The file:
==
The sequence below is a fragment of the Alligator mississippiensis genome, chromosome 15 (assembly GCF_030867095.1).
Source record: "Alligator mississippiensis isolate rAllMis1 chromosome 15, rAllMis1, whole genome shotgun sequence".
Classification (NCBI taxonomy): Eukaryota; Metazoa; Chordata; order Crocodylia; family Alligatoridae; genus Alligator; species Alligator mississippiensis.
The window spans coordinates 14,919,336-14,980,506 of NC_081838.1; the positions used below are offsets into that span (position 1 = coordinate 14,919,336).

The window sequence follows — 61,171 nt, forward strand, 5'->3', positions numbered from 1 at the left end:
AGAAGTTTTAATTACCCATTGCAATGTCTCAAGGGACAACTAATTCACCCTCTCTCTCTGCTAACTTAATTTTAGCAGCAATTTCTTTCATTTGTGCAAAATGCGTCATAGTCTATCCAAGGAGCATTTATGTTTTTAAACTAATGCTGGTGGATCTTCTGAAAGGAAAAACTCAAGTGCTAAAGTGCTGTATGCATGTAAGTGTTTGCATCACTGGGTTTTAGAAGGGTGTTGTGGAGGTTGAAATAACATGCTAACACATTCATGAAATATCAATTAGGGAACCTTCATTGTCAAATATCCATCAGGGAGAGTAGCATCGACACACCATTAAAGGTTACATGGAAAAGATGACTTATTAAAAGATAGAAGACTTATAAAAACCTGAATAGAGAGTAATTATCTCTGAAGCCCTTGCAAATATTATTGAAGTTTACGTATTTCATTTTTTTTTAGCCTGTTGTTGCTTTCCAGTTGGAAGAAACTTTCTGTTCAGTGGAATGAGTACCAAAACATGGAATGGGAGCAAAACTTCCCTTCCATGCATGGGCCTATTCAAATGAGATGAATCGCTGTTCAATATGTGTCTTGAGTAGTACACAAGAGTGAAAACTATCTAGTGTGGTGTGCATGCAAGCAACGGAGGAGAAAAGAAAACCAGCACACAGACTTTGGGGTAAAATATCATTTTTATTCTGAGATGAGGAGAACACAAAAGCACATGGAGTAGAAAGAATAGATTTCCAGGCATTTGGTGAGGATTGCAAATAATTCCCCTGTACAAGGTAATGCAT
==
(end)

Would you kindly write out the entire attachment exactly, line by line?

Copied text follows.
The sequence below is a fragment of the Alligator mississippiensis genome, chromosome 15 (assembly GCF_030867095.1).
Source record: "Alligator mississippiensis isolate rAllMis1 chromosome 15, rAllMis1, whole genome shotgun sequence".
Classification (NCBI taxonomy): Eukaryota; Metazoa; Chordata; order Crocodylia; family Alligatoridae; genus Alligator; species Alligator mississippiensis.
The window spans coordinates 14,919,336-14,980,506 of NC_081838.1; the positions used below are offsets into that span (position 1 = coordinate 14,919,336).

The window sequence follows — 61,171 nt, forward strand, 5'->3', positions numbered from 1 at the left end:
AGAAGTTTTAATTACCCATTGCAATGTCTCAAGGGACAACTAATTCACCCTCTCTCTCTGCTAACTTAATTTTAGCAGCAATTTCTTTCATTTGTGCAAAATGCGTCATAGTCTATCCAAGGAGCATTTATGTTTTTAAACTAATGCTGGTGGATCTTCTGAAAGGAAAAACTCAAGTGCTAAAGTGCTGTATGCATGTAAGTGTTTGCATCACTGGGTTTTAGAAGGGTGTTGTGGAGGTTGAAATAACATGCTAACACATTCATGAAATATCAATTAGGGAACCTTCATTGTCAAATATCCATCAGGGAGAGTAGCATCGACACACCATTAAAGGTTACATGGAAAAGATGACTTATTAAAAGATAGAAGACTTATAAAAACCTGAATAGAGAGTAATTATCTCTGAAGCCCTTGCAAATATTATTGAAGTTTACGTATTTCATTTTTTTTTAGCCTGTTGTTGCTTTCCAGTTGGAAGAAACTTTCTGTTCAGTGGAATGAGTACCAAAACATGGAATGGGAGCAAAACTTCCCTTCCATGCATGGGCCTATTCAAATGAGATGAATCGCTGTTCAATATGTGTCTTGAGTAGTACACAAGAGTGAAAACTATCTAGTGTGGTGTGCATGCAAGCAACGGAGGAGAAAAGAAAACCAGCACACAGACTTTGGGGTAAAATATCATTTTTATTCTGAGATGAGGAGAACACAAAAGCACATGGAGTAGAAAGAATAGATTTCCAGGCATTTGGTGAGGATTGCAAATAATTCCCCTGTACAAGGTAATGCAT